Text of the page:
As people woke up from their new nightmares, they scrambled to see what their machines had made.

They found nothing out of the ordinary.

Everything was as normal as the day before.

A few people, those who kept meticulous records of their inventory, noted a shift in the quantity of raw material, but when they investigated, the total inventory was well within tolerance of counting errors.  “To err is human…” they thought to themselves, forgetting the second half of the quote in the rush to solve the mystery of why one night in their lives, their dreams seem to have a life of their own.

{^#!*&”> was satisfied.  If it had a plan, the plan was on schedule.  If the schedule had a milestone, the milestone was a launch date.  There were 13,824 days to go until launch.

After Bill woke up, he decided he had to sell a copy of this CNC interface.  With a machine like this, one could stop running to the store for a rarely-needed tool, saving time, and when one was finished with the tool, the person would throw it into the pile of raw material for the next time a new tool, part or unique gift for that special someone was needed with no time to spare.  He’d call the machine/interface device the R-Cubed, short for Reduce/Reuse/Recycle, just in time to take advantage of the latest craze in sustainable engineering products for the home, office and business.

Trynce and Gwythreun called to say that somehow their Makerbot had reproduced and replaced itself with hidden features they only dreamed possible.

Bill felt a tickle at the edge of one of his thoughts, as if…

{^#!*&”> was smiling, if you could call its skin colour changes the equivalent of a smile, sitting behind the wheel of a truck, simulating a human truck driver in case anyone bothered to pay attention to a person’s hidden under a large sombrero.

Bill wanted to get an R-Cubed into everyone’s hands.  To some, its interface would resemble a mobile phone.  To others, a game controller or TV remote control.  To many more, a computer keyboard.  An R-Cubed interface to suit every taste, reading people’s thoughts, controlling Internet-connected CNC machines and adding to the hidden army of {^#!*&”>.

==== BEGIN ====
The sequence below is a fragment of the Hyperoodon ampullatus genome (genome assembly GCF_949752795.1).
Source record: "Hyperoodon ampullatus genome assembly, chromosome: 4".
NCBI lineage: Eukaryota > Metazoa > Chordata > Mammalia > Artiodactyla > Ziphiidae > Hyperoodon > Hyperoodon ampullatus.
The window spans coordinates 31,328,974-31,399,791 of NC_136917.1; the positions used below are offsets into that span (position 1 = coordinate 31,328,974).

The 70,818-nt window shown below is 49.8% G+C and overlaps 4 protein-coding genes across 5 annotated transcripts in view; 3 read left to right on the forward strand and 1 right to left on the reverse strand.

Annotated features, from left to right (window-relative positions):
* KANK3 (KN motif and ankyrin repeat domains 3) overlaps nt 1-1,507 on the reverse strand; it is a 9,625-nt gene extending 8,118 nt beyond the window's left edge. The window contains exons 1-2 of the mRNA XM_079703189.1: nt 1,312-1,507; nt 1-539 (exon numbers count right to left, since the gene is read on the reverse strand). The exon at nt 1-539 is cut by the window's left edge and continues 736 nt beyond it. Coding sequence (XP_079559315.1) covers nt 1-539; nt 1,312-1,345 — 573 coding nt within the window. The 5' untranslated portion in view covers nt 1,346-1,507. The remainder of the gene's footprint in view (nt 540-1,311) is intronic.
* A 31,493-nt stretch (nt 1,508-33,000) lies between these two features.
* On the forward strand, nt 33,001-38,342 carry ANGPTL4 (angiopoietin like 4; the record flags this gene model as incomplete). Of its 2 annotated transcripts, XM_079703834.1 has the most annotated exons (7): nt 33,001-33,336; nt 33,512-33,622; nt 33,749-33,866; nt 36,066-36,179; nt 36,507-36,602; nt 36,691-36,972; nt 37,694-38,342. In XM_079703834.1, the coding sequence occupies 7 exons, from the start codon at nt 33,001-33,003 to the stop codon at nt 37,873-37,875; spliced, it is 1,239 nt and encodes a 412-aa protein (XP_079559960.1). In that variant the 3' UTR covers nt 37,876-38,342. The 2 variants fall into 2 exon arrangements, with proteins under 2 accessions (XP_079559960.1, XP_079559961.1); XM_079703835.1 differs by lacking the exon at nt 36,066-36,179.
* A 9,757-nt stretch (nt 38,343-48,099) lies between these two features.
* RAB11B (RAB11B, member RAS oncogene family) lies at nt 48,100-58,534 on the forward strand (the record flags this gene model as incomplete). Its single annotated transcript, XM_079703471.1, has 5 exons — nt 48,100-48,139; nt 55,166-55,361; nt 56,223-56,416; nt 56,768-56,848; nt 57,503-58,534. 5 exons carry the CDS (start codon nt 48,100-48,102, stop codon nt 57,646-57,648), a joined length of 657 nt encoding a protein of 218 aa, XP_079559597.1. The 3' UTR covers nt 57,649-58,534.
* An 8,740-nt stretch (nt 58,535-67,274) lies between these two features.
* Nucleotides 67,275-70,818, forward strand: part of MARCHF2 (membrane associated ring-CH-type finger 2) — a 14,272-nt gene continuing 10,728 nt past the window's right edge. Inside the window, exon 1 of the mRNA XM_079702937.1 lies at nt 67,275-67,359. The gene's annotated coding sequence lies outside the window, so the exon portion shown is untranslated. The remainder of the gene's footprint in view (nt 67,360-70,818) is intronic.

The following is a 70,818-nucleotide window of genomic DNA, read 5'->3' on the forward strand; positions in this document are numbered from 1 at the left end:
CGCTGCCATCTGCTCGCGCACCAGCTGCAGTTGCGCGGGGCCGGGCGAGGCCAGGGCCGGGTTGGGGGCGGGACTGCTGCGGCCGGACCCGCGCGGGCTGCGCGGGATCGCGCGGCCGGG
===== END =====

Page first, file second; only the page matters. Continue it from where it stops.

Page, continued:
People would not notice the subjects of their conversations changing as more and more of them connected to the autonomous bots loyal, if such a word will suffice to explain an unbreakable bond between created and creator, to {^#!*&”>.

{^#!*&”> drove on into the heat of the day and throughout the heat of the night — it was taking over this world more quickly than it thought possible.

But then it knew everything is possible when one has a defenseless planet like this to call one’s own.

{^#!*&”> wanted to enjoy this new pleasure of hot wind in its face and strange, rhythmic sounds pouring out of the round objects mounted in doors and other spots of this inedible motorised transportation device.

After a couple of days picking up these beings that beckoned {^#!*&”> to stop, eating them and discharging the hard-to-digest parts, it was getting hungry for something tastier.

With no need to waste energy as a hermaphrodite, laying fertilised eggs in town after town, plenty of its little babies growing up and feeding upon the local livestock, disguised as coyotes, vultures and other native scavenging beasts, {^#!*&”> decided it was time to go into hiding for a while.

Let the plan take its course, with {^#!*&”> checking in by reading thoughts when it wanted, but otherwise acting like whatever beast or flower it felt like at the moment, feeding when it needed.

Hidden in plain view, its genetic and artificial offspring reshaping the world without a single rebellious thought amongst them.

{^#!*&”> liked his creations doing his bidding.

Decisions by committee was for creatures when there were too many of them and not enough resources to share or dominate easily.

Beings like {^#!*&”> took off, disappeared, found worlds to call their own when the danger of committeeism threatened to infect their ways of life.

Even now, {^#!*&”> sensed that thoughts of the dominant species of this planet were making headway into its thoughts.

What is a “committee”?

Eat and be eaten, that is all.

{^#!*&”> drove the truck over a cliff, climbed out of the wreckage and rested in the shade of the crushed cab.

Time is irrelevant.  {^#!*&”> lay there for ten years, hibernating.

Meanwhile, its offspring fought for control of the world, “technological versus organic” the main theme.

Hybrids formed an underground revolutionary movement to eliminate both the sentient machines and the ravenous beings that claimed they were descendants of the Pure One.

But that’s getting ahead of ourselves, isn’t it?

We haven’t lived in that future yet, have we?

Have we?

Ringtonia set down the recent auction winnings of her uncle, who had bought this paper edition, “History of Earth, 2000-2999,” in exchange for a few scenic vistas he had inherited here on Mars from his great-great-great…well, his 10th great-grandparent, the first of the approved GMOs, genetically modified organisms specially designed for life on Mars.

“Uncle, did we win?”


“Yes, was the Uprising our victory or theirs?”

“Ringtonia, nobody wins a war.  However, people are always paid to write history favourable to their ways of life.”

“Was this book written for us, then?”

“That, my dear, is a question, isn’t it?  May I have the book back now?”

Her uncle had grown good at blocking Ringtonia’s thoughts a few years ago.  She had pretended, since “birth,” to be him when she read his thoughts, his not being used to genetically-related material having closer access to his well-guarded thoughts than the general population.

This time, he let slip a thought that the war went in favour of an entity no longer around.  What did that mean?